350.org and its partners managed to collect more than 100,000 signatures in the first hour of a 24-hour petition drive against the U.S. Senate effort to approve the Keystone XL pipeline.
A coalition of more than 30 grassroots organizations launched a 24-hour movement on Monday in an effort to deliver 500,000 e-mail messages to the U.S. Senate in opposition to a Republican effort to force the approval of the controversial Keystone XL pipeline.
The event, organized by the environmental organization 350.org, was formed in response to a Republican-backed effort to add an amendment to a crucial transportation package that would mandate the construction of the Keystone XL pipeline. The move, reported by The Hill, would effectively undermine the Obama administration, which rejected a permit for pipeline developer TransCanada Corp. in January after congressional Republicans attempted to impose a deadline on the decision.
"We're going to war at noon eastern today--non-violent war, but a powerful, unified fight against the heart of right-wing power, the fossil fuel industry. We're out to collect half a million emails in 24 hours telling the Senate: back up the president and keep this pipeline dead," 350.org founder Bill McKibben wrote early Monday on the Web site Daily Kos.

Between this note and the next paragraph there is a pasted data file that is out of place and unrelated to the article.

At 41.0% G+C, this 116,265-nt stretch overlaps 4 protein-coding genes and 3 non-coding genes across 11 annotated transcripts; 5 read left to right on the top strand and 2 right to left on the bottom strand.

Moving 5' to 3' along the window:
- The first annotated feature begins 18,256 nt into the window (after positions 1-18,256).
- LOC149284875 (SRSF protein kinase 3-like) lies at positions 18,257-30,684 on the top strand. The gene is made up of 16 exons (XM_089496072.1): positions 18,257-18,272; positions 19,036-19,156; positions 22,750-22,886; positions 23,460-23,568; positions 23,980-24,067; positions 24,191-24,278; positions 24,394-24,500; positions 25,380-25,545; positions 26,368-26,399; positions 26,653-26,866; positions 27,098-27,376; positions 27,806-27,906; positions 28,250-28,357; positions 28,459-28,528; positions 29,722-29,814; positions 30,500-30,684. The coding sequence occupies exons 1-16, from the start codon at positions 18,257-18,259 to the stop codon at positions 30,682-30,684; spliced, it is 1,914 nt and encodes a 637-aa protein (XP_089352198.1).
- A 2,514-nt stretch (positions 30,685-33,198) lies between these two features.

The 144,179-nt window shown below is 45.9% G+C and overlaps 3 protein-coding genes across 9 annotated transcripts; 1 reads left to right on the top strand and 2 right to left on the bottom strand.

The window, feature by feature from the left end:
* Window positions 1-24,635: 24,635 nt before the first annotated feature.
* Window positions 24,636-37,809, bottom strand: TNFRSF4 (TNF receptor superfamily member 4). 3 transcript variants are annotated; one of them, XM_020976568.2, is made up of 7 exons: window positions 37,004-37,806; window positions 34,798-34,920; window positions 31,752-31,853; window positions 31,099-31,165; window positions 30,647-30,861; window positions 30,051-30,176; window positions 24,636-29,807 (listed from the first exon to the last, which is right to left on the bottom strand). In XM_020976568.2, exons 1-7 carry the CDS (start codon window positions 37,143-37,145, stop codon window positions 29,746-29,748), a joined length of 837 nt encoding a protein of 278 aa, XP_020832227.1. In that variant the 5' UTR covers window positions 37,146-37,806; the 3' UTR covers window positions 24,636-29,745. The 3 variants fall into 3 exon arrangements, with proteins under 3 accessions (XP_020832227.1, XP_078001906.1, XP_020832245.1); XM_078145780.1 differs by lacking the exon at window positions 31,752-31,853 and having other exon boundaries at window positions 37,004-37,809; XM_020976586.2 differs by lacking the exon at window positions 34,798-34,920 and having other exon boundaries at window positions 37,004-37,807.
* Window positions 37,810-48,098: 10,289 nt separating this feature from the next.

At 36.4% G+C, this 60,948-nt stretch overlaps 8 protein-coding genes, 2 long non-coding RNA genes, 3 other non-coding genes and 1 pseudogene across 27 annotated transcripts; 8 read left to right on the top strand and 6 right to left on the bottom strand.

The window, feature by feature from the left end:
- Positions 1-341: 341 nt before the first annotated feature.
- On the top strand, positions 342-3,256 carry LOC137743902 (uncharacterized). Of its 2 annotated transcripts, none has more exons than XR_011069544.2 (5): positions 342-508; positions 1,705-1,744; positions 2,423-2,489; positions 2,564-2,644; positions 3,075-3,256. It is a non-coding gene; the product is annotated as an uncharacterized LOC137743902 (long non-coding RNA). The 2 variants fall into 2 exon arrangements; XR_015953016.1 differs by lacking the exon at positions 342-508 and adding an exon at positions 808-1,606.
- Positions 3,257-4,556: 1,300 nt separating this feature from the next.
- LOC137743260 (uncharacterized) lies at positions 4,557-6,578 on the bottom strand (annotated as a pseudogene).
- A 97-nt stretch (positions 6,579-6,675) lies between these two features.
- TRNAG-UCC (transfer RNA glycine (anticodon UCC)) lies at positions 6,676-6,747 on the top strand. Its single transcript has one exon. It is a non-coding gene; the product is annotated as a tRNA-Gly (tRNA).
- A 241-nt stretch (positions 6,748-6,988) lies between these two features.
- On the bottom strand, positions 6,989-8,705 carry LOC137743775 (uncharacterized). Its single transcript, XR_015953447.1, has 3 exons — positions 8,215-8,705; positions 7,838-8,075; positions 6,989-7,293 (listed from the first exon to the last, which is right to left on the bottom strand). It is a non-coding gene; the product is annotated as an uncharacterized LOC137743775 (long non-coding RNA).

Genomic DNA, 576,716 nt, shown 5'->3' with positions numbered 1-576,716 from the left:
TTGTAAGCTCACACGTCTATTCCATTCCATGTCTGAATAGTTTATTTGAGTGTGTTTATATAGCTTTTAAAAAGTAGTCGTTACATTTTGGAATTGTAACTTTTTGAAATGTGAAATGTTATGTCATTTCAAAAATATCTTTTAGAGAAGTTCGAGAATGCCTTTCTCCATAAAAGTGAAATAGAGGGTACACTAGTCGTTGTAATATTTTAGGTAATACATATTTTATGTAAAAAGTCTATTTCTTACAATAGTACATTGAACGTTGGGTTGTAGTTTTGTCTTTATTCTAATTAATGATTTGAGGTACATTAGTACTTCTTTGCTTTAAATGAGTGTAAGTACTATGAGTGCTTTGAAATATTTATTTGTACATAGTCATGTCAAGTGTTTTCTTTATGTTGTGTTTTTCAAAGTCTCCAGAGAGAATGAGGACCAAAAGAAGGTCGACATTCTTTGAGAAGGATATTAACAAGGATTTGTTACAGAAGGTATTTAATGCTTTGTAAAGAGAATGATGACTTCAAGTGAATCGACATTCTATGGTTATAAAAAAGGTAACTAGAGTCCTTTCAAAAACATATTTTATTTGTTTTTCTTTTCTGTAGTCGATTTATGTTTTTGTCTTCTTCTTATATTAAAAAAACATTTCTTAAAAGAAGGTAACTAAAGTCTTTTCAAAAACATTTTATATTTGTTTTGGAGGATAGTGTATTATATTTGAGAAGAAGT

As of 3 p.m. on Monday the effort, which is being supported by environmental heavyweights such as the Natural Resources Defense Council, the Sierra Club and the Environmental Defense Fund, surpassed 200,000 emails. 350.org reports the petition drive has received an enthusiastic following, surpassing the 100,000 mark only an hour after the campaign began.
The 1,700-mile Keystone XL would transport tar sands oil from Alberta, Canada to refineries in the Gulf Coast of the U.S. Although supporters of the project claim the pipeline would boost the nation's energy security and create much-needed jobs, critics argue the potential environmental impacts -- such as oil spills and increased output of greenhouse gas emissions -- would counteract any of the project's benefits. Moreover, several critics argue the job-creation numbers touted by TransCanada have been massively inflated.
Sens. Dick Lugar, R-Ind., John Hoeven, R-N.D., and David Vitter, R-La., are expected to file the Keystone amendment by Monday, according to The Hill. Last week, the Senate began debating on the massive transportation program funding bill, which would direct millions toward much-needed updates to U.S. roads, bridges and transit systems.
The source reports House Republicans also plan to attach a provision mandating the Keystone approval to their chamber's own version of the transportation and infrastructure package.
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